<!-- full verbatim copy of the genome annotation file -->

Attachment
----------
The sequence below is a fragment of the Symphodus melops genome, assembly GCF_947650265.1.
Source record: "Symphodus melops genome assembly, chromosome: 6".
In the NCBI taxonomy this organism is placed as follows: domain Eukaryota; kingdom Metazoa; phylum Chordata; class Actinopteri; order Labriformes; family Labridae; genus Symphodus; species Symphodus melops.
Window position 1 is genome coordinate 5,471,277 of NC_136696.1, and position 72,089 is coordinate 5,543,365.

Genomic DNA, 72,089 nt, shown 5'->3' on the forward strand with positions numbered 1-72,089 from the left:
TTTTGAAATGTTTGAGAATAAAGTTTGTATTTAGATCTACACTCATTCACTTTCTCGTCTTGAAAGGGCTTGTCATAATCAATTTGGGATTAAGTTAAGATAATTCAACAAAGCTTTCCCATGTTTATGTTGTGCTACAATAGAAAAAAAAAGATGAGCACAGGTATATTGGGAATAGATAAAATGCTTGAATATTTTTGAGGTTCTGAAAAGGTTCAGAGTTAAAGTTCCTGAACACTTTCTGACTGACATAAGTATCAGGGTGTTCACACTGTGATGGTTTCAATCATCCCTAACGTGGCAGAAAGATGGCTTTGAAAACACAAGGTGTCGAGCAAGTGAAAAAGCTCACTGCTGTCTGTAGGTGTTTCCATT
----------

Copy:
The sequence below is a fragment of the Symphodus melops genome, assembly GCF_947650265.1.
Source record: "Symphodus melops genome assembly, chromosome: 6".
In the NCBI taxonomy this organism is placed as follows: domain Eukaryota; kingdom Metazoa; phylum Chordata; class Actinopteri; order Labriformes; family Labridae; genus Symphodus; species Symphodus melops.
Window position 1 is genome coordinate 5,471,277 of NC_136696.1, and position 72,089 is coordinate 5,543,365.

Genomic DNA, 72,089 nt, shown 5'->3' on the forward strand with positions numbered 1-72,089 from the left:
TTTTGAAATGTTTGAGAATAAAGTTTGTATTTAGATCTACACTCATTCACTTTCTCGTCTTGAAAGGGCTTGTCATAATCAATTTGGGATTAAGTTAAGATAATTCAACAAAGCTTTCCCATGTTTATGTTGTGCTACAATAGAAAAAAAAAGATGAGCACAGGTATATTGGGAATAGATAAAATGCTTGAATATTTTTGAGGTTCTGAAAAGGTTCAGAGTTAAAGTTCCTGAACACTTTCTGACTGACATAAGTATCAGGGTGTTCACACTGTGATGGTTTCAATCATCCCTAACGTGGCAGAAAGATGGCTTTGAAAACACAAGGTGTCGAGCAAGTGAAAAAGCTCACTGCTGTCTGTAGGTGTTTCCATT